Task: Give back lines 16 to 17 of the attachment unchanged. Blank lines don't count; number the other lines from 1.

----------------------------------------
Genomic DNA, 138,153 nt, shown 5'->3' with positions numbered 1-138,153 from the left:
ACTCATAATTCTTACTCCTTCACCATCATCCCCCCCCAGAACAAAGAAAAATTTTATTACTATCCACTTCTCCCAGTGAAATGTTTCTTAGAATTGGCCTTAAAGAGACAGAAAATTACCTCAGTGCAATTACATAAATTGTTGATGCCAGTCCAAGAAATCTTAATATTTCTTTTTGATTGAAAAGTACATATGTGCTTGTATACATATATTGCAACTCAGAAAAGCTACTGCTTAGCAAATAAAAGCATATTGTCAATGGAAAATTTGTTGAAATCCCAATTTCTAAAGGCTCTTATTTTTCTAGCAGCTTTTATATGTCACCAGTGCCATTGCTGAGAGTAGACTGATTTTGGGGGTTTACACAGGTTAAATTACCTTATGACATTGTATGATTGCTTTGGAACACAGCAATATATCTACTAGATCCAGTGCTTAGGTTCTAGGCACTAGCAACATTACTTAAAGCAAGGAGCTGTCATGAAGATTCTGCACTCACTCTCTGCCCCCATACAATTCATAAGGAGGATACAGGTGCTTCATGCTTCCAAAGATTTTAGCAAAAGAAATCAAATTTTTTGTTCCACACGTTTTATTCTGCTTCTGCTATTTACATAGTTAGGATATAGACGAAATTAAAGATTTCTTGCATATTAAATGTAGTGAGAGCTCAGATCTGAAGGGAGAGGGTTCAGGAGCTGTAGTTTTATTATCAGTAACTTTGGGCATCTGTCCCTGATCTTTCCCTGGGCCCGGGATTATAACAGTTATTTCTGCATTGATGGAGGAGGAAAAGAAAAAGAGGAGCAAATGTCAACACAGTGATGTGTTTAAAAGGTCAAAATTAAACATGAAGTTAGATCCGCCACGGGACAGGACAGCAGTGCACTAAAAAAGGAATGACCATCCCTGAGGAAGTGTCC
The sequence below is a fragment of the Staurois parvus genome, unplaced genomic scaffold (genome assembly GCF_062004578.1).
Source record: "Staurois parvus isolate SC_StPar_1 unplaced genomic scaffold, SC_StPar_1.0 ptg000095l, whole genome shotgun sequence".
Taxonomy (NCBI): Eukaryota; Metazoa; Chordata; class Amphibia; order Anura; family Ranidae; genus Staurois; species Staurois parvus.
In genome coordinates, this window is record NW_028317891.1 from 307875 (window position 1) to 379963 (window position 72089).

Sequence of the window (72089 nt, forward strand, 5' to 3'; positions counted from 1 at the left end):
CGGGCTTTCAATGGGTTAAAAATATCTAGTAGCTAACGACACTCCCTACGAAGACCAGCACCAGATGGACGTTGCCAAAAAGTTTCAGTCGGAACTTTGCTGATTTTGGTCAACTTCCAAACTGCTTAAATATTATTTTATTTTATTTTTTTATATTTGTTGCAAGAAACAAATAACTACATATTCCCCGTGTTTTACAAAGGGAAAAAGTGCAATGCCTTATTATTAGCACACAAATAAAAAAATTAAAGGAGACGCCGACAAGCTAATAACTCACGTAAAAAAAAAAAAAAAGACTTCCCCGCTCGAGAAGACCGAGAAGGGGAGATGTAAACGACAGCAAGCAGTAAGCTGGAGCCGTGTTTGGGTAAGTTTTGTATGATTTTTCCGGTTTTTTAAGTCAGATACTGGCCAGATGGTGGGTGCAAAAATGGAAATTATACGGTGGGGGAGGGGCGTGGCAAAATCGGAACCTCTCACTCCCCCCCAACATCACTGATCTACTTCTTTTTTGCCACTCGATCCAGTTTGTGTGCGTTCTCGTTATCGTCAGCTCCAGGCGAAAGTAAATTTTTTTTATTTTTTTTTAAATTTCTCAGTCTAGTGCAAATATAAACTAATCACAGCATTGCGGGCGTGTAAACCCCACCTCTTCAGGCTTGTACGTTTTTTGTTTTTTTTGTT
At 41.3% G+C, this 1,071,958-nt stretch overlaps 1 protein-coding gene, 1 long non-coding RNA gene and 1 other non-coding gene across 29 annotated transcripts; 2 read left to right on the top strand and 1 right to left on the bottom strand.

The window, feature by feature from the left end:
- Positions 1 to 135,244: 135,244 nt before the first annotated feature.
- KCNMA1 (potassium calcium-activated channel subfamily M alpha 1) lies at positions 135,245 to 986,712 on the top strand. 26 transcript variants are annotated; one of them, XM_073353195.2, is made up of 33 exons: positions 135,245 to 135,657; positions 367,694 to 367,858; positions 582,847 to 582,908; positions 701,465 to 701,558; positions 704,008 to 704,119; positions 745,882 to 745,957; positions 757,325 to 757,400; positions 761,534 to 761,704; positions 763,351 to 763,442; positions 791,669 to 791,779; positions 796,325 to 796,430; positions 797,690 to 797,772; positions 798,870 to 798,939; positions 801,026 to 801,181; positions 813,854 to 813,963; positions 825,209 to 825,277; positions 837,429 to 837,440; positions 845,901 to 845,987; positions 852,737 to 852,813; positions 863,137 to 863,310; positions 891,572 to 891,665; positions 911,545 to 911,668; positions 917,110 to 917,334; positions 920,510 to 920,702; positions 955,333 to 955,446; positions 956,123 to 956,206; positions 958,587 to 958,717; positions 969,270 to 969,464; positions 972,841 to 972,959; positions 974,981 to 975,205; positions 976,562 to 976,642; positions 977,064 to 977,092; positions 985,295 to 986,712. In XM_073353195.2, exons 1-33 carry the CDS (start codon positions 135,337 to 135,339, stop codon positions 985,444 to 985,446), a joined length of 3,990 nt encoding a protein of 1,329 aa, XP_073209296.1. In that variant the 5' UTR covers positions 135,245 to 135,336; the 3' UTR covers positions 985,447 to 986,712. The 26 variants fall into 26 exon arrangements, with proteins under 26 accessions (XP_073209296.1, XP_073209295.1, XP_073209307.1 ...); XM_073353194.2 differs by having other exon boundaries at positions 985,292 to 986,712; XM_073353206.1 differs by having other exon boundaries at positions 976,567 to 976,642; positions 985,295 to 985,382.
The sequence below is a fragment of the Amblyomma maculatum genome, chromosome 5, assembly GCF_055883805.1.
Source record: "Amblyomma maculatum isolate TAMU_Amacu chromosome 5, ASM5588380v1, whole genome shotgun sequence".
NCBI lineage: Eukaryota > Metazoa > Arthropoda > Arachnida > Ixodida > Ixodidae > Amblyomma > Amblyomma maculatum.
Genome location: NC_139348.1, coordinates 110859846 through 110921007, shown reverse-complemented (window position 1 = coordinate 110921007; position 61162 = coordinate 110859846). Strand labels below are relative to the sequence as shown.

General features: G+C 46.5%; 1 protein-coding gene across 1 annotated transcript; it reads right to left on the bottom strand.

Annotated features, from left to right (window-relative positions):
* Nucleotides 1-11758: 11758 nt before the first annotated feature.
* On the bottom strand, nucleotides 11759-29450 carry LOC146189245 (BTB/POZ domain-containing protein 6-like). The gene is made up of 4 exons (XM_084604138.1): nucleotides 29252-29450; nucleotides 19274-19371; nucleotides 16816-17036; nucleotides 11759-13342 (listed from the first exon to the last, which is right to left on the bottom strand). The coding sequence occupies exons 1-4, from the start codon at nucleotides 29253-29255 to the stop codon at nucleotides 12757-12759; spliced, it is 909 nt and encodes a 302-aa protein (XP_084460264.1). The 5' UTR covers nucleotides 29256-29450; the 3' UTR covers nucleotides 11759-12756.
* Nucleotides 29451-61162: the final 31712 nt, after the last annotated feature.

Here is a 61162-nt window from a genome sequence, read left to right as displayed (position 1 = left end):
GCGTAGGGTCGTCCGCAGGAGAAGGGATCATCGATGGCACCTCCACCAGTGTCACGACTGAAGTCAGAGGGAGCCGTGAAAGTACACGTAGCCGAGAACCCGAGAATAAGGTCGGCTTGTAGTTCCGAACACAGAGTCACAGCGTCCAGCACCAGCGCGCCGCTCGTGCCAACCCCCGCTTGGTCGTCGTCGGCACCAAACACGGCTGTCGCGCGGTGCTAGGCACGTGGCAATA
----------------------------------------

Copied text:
Genome location: NC_139348.1, coordinates 110859846 through 110921007, shown reverse-complemented (window position 1 = coordinate 110921007; position 61162 = coordinate 110859846). Strand labels below are relative to the sequence as shown.

General features: G+C 46.5%; 1 protein-coding gene across 1 annotated transcript; it reads right to left on the bottom strand.